johnny fritzJonny Fritz (formerly Jonny Corndawg) will perform live at The Record Exchange (1105 W. Idaho St., Downtown Boise) at 6 p.m. Tuesday, April 9. This free, all-ages Record Exchange in-store is sponsored in part by Boise Weekly. Jonny Fritz is performing at Neurolux later that night as part of Radio Boise Tuesdays and we have tickets for sale at the store. Pre-order his new ATO Records release Dad Country (out April 16) at the in-store and get a signed CD booklet! RSVP HERE.


DAD-COUNTRY_sml1Nashville songwriter Jonny Fritz’s work ethic and boldness have paid off in spades. It’s been a big year for Jonny with opening stints for Alabama Shakes, Deer Tick, Dawes, Shooter Jennings and rockabilly legend Wanda Jackson and kudos from CMT and Rolling Stone, among many others. His third full-length album, Dad Country, is set for release on April 16, 2013.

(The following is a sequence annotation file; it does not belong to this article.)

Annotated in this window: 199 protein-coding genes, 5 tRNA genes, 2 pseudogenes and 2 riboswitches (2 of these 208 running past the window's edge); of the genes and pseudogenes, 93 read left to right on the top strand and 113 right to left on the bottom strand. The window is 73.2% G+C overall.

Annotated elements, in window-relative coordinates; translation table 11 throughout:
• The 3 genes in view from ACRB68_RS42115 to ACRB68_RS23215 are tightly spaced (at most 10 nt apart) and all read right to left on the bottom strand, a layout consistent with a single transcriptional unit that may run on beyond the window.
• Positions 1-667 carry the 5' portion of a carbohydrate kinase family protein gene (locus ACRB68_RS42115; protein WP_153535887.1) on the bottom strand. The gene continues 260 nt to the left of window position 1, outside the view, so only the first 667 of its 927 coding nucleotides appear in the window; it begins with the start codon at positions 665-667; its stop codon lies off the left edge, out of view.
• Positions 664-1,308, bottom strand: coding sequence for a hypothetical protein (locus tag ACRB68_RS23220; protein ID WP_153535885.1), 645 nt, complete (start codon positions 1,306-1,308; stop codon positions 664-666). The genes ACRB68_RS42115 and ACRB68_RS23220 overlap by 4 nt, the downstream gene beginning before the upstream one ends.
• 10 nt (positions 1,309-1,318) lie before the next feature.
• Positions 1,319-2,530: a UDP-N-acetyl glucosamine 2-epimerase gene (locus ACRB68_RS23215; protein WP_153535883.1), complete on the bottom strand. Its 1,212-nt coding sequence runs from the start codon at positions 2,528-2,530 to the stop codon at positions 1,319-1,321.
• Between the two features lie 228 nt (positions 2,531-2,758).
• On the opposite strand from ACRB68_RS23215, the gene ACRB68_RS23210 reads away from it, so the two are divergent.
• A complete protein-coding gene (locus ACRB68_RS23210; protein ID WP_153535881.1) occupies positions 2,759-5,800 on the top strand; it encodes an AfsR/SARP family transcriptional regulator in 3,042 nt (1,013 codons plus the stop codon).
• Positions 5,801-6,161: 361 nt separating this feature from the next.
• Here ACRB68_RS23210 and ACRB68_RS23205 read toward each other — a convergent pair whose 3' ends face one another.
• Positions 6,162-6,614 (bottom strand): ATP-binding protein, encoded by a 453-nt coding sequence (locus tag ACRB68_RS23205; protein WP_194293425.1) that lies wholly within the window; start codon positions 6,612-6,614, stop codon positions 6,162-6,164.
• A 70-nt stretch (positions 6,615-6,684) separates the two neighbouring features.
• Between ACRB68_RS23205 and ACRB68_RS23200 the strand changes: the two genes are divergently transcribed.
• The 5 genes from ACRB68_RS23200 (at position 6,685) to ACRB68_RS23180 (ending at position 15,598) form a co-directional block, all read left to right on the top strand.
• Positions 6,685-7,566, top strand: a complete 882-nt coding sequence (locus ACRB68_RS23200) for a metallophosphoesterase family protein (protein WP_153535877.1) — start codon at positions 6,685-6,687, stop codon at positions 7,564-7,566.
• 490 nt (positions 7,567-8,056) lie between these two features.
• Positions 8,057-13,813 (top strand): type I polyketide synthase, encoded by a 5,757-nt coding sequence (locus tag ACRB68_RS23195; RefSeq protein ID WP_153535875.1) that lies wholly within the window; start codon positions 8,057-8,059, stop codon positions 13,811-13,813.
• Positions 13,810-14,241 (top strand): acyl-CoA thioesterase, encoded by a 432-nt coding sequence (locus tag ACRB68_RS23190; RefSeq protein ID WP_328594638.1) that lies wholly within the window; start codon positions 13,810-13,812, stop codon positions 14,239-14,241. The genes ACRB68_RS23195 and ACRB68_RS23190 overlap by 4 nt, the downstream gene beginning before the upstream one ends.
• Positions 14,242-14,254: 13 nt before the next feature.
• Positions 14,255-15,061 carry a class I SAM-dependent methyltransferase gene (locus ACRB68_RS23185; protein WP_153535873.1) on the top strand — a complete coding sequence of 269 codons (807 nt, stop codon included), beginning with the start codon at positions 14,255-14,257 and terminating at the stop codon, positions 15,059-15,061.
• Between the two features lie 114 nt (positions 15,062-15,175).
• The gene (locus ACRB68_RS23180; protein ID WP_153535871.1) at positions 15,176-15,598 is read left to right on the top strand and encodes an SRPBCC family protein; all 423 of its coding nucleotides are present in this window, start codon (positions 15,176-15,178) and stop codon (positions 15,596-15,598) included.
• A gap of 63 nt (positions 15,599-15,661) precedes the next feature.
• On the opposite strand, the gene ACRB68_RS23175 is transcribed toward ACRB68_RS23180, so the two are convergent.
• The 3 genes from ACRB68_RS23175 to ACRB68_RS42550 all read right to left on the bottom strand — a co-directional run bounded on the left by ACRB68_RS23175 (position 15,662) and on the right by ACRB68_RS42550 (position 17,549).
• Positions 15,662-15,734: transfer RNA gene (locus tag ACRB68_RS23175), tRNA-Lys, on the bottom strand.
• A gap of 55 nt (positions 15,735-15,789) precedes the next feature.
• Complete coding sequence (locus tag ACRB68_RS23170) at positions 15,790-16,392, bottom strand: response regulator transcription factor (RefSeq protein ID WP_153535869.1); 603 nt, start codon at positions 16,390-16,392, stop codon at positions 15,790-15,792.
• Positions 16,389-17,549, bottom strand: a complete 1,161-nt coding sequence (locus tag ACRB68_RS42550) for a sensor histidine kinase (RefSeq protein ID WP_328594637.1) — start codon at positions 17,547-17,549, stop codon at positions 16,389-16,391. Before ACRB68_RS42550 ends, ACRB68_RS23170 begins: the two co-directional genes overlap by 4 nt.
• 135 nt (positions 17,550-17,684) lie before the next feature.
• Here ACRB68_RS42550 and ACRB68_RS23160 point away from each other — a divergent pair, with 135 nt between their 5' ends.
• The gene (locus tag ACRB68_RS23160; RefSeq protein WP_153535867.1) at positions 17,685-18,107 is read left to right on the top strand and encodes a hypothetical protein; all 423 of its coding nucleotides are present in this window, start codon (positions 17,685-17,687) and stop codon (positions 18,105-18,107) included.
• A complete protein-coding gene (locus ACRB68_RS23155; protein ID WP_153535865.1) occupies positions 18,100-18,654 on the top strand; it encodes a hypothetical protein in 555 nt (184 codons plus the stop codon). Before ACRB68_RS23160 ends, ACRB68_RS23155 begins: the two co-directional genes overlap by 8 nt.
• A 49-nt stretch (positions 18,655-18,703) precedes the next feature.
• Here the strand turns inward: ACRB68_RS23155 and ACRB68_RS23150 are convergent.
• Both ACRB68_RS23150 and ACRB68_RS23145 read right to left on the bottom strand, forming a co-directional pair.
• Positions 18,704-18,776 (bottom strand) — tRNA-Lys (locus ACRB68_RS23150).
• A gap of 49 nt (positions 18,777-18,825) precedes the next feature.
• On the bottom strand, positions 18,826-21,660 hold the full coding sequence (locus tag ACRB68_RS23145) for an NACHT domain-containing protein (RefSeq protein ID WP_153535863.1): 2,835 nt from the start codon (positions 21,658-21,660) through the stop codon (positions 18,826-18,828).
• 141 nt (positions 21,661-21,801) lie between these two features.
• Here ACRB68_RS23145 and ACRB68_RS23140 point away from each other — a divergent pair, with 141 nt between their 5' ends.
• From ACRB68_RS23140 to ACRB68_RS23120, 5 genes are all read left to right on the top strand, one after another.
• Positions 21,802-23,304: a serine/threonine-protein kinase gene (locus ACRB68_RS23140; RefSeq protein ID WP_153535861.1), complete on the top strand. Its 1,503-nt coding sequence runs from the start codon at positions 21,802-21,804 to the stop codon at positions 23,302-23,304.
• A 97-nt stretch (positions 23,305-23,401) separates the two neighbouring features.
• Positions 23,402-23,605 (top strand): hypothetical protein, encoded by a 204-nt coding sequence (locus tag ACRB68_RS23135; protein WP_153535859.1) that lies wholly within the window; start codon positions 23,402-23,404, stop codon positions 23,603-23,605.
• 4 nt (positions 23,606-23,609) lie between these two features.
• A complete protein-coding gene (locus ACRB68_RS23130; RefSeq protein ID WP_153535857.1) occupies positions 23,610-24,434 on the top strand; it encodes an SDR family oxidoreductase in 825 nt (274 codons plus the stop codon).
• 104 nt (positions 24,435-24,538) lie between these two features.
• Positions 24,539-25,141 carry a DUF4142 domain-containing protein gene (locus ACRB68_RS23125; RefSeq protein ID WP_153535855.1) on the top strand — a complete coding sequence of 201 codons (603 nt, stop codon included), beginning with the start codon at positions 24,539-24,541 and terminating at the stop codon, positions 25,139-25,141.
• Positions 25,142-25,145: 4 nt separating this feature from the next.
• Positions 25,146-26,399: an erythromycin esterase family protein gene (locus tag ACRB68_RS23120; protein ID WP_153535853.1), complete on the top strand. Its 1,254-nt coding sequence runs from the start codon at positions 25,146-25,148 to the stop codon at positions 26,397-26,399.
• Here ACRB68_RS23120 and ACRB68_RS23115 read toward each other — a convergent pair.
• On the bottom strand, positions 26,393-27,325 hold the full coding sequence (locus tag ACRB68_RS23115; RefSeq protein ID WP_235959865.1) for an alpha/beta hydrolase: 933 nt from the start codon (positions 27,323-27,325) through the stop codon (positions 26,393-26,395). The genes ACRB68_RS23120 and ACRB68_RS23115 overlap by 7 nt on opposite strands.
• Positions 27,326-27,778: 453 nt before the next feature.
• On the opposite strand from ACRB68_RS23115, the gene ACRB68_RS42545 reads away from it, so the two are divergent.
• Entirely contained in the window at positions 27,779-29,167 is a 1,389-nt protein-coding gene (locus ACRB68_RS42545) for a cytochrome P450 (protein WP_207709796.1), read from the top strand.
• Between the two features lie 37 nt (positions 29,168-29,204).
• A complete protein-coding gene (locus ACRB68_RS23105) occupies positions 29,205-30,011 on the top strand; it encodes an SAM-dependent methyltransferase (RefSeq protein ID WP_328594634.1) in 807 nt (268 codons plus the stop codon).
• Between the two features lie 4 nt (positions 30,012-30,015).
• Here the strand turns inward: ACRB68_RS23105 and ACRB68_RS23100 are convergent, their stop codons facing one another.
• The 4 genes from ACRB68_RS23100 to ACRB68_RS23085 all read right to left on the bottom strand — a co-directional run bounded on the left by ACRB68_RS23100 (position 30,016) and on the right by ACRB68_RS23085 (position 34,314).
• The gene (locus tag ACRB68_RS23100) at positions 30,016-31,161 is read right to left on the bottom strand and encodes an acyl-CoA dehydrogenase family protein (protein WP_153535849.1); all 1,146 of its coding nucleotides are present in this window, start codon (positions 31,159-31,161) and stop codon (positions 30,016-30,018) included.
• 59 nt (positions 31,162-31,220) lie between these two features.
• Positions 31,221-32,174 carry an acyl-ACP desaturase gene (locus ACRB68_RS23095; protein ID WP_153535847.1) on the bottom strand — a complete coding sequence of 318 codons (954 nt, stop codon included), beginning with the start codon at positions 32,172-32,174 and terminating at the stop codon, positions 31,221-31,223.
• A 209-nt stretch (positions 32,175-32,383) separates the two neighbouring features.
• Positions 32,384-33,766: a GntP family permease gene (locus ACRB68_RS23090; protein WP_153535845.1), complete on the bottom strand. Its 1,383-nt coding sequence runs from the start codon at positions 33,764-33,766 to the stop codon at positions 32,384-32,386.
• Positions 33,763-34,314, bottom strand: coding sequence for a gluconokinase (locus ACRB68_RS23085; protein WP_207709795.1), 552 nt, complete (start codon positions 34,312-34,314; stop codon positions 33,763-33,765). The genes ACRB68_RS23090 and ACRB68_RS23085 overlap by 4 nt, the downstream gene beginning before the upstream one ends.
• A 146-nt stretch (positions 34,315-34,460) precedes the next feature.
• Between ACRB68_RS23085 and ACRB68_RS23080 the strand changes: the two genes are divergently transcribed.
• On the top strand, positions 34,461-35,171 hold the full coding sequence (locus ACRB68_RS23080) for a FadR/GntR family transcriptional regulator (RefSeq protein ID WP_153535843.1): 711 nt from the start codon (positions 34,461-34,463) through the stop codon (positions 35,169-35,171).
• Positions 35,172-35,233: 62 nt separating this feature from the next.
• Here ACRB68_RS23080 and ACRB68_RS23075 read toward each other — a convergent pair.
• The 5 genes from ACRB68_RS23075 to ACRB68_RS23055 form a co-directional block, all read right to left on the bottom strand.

Produced by Jonny and Dawes’ Taylor Goldsmith, recorded at Jackson Browne’s Los Angeles studio and finished up in Music City, USA, this is a breakthrough album, balancing Fritz’s earthy trademark humor and unfiltered worldview with some of his darkest material to date. The album has a Nashville sound kept aloft on a sure Southern Californian wind, no doubt from the influence of his backing band: Taylor and Griffin Goldsmith, Tay Strathairn and Wylie Gelber of Dawes, Jackson Browne, and his Nashville band of Spencer Cullum Jr, Joshua Hedley, Taylor Zachry and Jerry Pentecost.